Nevertheless, when we look at real ancient religion we do not find a neat progression from animism to polytheism to monotheism and onto [possibly] Trinitarianism. The concept of blood atonement [substitution, expiation] is surely at the very pinnacle of gospel truth and divine revelation, yet the need for atoning blood, even a human sacrifice, is understood [if in corrupted terms] by almost the entire human race in every continent. The natural world around us constantly teaches us of the Father, Son & Spirit and the gospel: whether in the way that seeds die and are resurrected into glorious new bodies; the daily triumph of light over darkness; the inability of the chaotic oceans to overwhelm the land; the gospel story of the seasons; the biography of Jesus in the stars; the fact that the eight-legged spider destroys the flies; the clean animals live together in harmony; the invisible wind has such power; the worship of the trees constantly clapping their hands in the presence of that wind; the glory of the clouds; the way in which we become one flesh to produce a third; the pattern of fatherhood/parenthood derived directly from the Father Himself across the whole world in so many varied ways; what happens to bodies when the life is taken from them; the structure of music; the inter-relation of colours; the patterns of mathematics; the hydrologic cycle of rain and evaporation; the sun with its light and warmth… and so on and so on. Just throwing down the first ones that come to mind is an almost overwhelming process.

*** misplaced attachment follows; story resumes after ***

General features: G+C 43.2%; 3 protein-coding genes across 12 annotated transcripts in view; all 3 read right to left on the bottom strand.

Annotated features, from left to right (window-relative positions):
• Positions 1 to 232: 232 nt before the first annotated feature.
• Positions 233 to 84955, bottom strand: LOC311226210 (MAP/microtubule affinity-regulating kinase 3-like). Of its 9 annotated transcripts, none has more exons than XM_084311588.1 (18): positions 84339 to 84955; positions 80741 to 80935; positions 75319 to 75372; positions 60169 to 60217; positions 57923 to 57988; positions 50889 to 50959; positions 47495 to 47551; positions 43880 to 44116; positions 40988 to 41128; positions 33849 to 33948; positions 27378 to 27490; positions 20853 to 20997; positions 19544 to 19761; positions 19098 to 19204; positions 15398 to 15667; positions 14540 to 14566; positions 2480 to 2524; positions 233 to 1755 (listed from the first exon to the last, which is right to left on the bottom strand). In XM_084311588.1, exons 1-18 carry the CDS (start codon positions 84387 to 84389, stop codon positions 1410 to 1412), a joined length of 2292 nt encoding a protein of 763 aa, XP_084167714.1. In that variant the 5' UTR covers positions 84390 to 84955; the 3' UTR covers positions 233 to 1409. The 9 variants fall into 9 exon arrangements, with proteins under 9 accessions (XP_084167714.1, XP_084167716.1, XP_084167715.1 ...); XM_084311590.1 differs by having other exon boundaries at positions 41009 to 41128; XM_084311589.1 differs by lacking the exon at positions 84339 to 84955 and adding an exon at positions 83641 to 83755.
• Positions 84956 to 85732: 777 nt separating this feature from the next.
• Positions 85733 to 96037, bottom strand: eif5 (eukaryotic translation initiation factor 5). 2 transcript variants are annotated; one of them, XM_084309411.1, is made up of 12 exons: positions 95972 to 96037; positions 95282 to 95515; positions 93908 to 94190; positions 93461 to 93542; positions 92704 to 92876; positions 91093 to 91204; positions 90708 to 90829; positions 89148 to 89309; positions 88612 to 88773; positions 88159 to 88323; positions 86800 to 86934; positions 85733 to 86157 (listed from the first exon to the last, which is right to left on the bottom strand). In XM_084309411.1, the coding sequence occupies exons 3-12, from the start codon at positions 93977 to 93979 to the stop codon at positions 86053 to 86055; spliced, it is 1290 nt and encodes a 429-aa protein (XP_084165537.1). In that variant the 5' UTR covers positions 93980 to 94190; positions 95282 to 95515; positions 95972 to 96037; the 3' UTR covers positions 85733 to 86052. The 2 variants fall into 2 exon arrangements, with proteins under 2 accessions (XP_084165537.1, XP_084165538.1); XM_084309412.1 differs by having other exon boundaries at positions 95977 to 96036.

Job 12:7-10 – “ask the animals, and they will teach you, or the birds of the air, and they will tell you; or speak to the earth, and it will teach you, or let the fish of the sea inform you. Which of all these does not know that the hand of the LORD has done this? In his hand is the life of every creature and the breath of all mankind.”
Even when we come to consider the confused ways that human beings have acknowledged all these truths in their religions and myths we are constantly bumping into half-remembered and twisted versions of the full truth. Nuggets of extremely sophisticated theology are found in rotting mounds of human religion.